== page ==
By Jonathan Marlow
September 27, 2005 - 7:34 AM PDT
There are the books, the latest being Make Love... the Bruce Campbell Way, the comic books, and of course, the movies, and Bruce Campbell's movie of the moment is Man with the Screaming Brain, which he's directed and stars in. Campbell writes (Phase I), directs, produces and acts (II) and, with equal vigor, promotes (III). As Jonathan Marlow discovers, he does it all with a healthy sense of humor.
Your film, Man with the Screaming Brain, reminds me of a contemporary retelling of the Ray Milland/Rosey Grier vehicle The Thing with Two Heads, except with only one head. In a sense, that makes it more of a challenge for you as an actor, and as the director and as the writer. How did the Screaming Brain comic books come about?
It was a logical movie to do a comic book about. Anytime you have that extreme weirdo, dark twisted story, it makes for a comic. In this case, we used the comic as the directors cut because it's more what the movie should have been. At night, atmospheric, you're not limited by anything. Wind and rain don't cost anything in a comic, so it's a way to make it look and feel more like it should. I've had a good relationship with Dark Horse. They did the Army of Darkness comic way back before the new Army of Darkness comics.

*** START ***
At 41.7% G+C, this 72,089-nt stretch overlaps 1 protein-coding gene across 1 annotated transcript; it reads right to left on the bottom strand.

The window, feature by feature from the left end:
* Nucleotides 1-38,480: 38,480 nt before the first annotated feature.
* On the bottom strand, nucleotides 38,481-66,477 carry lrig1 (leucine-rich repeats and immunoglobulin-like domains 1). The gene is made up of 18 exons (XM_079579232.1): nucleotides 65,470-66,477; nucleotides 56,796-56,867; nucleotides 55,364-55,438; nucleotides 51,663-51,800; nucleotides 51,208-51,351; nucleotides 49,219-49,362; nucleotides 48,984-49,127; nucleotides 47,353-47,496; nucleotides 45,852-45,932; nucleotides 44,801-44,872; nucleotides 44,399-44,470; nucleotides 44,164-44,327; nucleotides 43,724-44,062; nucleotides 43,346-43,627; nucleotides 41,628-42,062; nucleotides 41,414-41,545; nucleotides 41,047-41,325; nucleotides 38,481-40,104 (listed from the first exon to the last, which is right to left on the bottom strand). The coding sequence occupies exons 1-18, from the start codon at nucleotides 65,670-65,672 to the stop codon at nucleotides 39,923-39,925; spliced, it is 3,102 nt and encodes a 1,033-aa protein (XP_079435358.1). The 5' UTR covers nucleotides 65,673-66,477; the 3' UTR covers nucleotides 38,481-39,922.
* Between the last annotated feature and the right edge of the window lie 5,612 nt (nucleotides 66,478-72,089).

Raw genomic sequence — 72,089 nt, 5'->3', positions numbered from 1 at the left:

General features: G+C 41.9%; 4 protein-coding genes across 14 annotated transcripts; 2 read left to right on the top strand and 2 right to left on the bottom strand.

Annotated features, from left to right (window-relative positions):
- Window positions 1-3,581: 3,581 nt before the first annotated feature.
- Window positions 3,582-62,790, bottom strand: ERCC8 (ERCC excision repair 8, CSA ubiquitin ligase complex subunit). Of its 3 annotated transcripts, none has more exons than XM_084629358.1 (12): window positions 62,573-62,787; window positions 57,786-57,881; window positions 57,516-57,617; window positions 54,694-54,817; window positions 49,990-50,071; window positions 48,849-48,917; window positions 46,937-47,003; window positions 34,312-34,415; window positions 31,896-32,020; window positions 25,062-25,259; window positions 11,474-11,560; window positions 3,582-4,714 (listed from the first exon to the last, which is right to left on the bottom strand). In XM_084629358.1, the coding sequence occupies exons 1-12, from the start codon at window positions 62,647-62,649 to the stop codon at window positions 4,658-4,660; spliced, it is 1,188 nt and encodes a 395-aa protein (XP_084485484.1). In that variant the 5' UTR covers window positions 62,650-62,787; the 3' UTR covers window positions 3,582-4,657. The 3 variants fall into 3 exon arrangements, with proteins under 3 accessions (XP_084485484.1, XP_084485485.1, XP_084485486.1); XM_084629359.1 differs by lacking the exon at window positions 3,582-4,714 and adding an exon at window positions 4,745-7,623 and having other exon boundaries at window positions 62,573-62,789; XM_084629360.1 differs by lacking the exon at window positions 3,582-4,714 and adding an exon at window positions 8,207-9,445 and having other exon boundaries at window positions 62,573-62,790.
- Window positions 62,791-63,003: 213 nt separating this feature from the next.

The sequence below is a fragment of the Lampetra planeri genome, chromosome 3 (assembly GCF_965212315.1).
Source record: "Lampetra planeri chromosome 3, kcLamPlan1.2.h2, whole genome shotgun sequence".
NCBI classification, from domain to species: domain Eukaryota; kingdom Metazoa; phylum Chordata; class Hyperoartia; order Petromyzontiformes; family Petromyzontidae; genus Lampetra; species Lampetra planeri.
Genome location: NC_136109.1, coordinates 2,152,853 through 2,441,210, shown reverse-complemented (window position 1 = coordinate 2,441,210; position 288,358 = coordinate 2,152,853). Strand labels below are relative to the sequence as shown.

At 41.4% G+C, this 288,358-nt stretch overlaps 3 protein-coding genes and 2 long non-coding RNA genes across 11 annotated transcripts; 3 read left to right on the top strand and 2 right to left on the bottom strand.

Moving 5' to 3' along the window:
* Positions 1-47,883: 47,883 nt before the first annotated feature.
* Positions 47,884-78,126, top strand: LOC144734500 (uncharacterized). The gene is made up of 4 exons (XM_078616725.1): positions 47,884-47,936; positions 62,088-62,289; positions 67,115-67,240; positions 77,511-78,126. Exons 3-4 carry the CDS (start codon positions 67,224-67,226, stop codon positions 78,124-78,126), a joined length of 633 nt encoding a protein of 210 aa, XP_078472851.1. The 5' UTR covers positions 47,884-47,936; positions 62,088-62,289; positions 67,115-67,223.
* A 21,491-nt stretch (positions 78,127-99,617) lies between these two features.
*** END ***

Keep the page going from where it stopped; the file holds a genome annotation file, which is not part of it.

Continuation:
Your directorial debut also reminded me of another film that you starred in, Crimewave (aka The XYZ Murders), perhaps because of your slapstick use of Ted Raimi. How was it, now, to direct Ted...
Ted's great! I've directed him before, on television. Ted's just a part of my repertory company. I use Ted to make me look subtle!
You've directed episodes of Xena, obviously Hercules and you also did an episode of V.I.P. How did V.I.P. happen?